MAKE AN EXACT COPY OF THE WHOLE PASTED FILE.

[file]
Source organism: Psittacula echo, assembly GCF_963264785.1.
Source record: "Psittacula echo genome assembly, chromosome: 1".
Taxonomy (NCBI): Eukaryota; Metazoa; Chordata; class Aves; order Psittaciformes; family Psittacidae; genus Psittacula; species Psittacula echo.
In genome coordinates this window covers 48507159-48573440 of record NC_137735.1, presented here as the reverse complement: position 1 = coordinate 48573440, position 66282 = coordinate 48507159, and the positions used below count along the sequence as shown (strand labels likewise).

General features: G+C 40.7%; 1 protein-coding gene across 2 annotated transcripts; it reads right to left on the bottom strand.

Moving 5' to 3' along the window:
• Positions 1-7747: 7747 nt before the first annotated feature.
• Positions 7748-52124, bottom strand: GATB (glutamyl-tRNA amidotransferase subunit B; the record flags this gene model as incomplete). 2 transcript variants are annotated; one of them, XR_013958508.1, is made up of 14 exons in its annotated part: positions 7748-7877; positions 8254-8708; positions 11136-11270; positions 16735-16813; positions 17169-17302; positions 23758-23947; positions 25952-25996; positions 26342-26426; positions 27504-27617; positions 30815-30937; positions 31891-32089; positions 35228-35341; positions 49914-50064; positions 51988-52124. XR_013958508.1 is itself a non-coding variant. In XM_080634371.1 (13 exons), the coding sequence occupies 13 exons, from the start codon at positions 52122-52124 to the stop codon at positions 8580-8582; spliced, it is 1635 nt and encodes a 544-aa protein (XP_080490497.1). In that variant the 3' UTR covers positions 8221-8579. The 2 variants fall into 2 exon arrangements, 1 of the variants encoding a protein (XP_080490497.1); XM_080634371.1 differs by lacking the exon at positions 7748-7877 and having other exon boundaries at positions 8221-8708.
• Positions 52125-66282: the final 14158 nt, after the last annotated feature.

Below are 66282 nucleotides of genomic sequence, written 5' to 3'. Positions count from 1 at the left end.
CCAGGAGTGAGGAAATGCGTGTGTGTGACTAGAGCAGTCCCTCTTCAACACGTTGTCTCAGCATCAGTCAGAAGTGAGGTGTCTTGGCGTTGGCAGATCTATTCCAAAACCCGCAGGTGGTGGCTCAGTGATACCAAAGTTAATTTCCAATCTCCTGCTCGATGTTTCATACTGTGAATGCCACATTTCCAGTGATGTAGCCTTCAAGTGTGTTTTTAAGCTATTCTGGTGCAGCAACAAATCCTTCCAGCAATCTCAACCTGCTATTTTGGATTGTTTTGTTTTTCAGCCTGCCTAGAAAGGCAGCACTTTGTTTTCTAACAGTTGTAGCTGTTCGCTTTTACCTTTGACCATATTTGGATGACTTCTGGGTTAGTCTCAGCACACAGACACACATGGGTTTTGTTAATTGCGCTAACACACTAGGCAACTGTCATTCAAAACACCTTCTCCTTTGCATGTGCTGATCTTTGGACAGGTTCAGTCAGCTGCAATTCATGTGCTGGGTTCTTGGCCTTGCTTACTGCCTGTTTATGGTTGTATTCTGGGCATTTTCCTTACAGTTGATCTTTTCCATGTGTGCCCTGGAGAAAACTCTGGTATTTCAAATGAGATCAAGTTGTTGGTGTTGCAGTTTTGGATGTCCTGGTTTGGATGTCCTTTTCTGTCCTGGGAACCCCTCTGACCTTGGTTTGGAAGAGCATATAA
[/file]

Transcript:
Source organism: Psittacula echo, assembly GCF_963264785.1.
Source record: "Psittacula echo genome assembly, chromosome: 1".
Taxonomy (NCBI): Eukaryota; Metazoa; Chordata; class Aves; order Psittaciformes; family Psittacidae; genus Psittacula; species Psittacula echo.
In genome coordinates this window covers 48507159-48573440 of record NC_137735.1, presented here as the reverse complement: position 1 = coordinate 48573440, position 66282 = coordinate 48507159, and the positions used below count along the sequence as shown (strand labels likewise).

General features: G+C 40.7%; 1 protein-coding gene across 2 annotated transcripts; it reads right to left on the bottom strand.

Moving 5' to 3' along the window:
• Positions 1-7747: 7747 nt before the first annotated feature.
• Positions 7748-52124, bottom strand: GATB (glutamyl-tRNA amidotransferase subunit B; the record flags this gene model as incomplete). 2 transcript variants are annotated; one of them, XR_013958508.1, is made up of 14 exons in its annotated part: positions 7748-7877; positions 8254-8708; positions 11136-11270; positions 16735-16813; positions 17169-17302; positions 23758-23947; positions 25952-25996; positions 26342-26426; positions 27504-27617; positions 30815-30937; positions 31891-32089; positions 35228-35341; positions 49914-50064; positions 51988-52124. XR_013958508.1 is itself a non-coding variant. In XM_080634371.1 (13 exons), the coding sequence occupies 13 exons, from the start codon at positions 52122-52124 to the stop codon at positions 8580-8582; spliced, it is 1635 nt and encodes a 544-aa protein (XP_080490497.1). In that variant the 3' UTR covers positions 8221-8579. The 2 variants fall into 2 exon arrangements, 1 of the variants encoding a protein (XP_080490497.1); XM_080634371.1 differs by lacking the exon at positions 7748-7877 and having other exon boundaries at positions 8221-8708.
• Positions 52125-66282: the final 14158 nt, after the last annotated feature.

Below are 66282 nucleotides of genomic sequence, written 5' to 3'. Positions count from 1 at the left end.
CCAGGAGTGAGGAAATGCGTGTGTGTGACTAGAGCAGTCCCTCTTCAACACGTTGTCTCAGCATCAGTCAGAAGTGAGGTGTCTTGGCGTTGGCAGATCTATTCCAAAACCCGCAGGTGGTGGCTCAGTGATACCAAAGTTAATTTCCAATCTCCTGCTCGATGTTTCATACTGTGAATGCCACATTTCCAGTGATGTAGCCTTCAAGTGTGTTTTTAAGCTATTCTGGTGCAGCAACAAATCCTTCCAGCAATCTCAACCTGCTATTTTGGATTGTTTTGTTTTTCAGCCTGCCTAGAAAGGCAGCACTTTGTTTTCTAACAGTTGTAGCTGTTCGCTTTTACCTTTGACCATATTTGGATGACTTCTGGGTTAGTCTCAGCACACAGACACACATGGGTTTTGTTAATTGCGCTAACACACTAGGCAACTGTCATTCAAAACACCTTCTCCTTTGCATGTGCTGATCTTTGGACAGGTTCAGTCAGCTGCAATTCATGTGCTGGGTTCTTGGCCTTGCTTACTGCCTGTTTATGGTTGTATTCTGGGCATTTTCCTTACAGTTGATCTTTTCCATGTGTGCCCTGGAGAAAACTCTGGTATTTCAAATGAGATCAAGTTGTTGGTGTTGCAGTTTTGGATGTCCTGGTTTGGATGTCCTTTTCTGTCCTGGGAACCCCTCTGACCTTGGTTTGGAAGAGCATATAA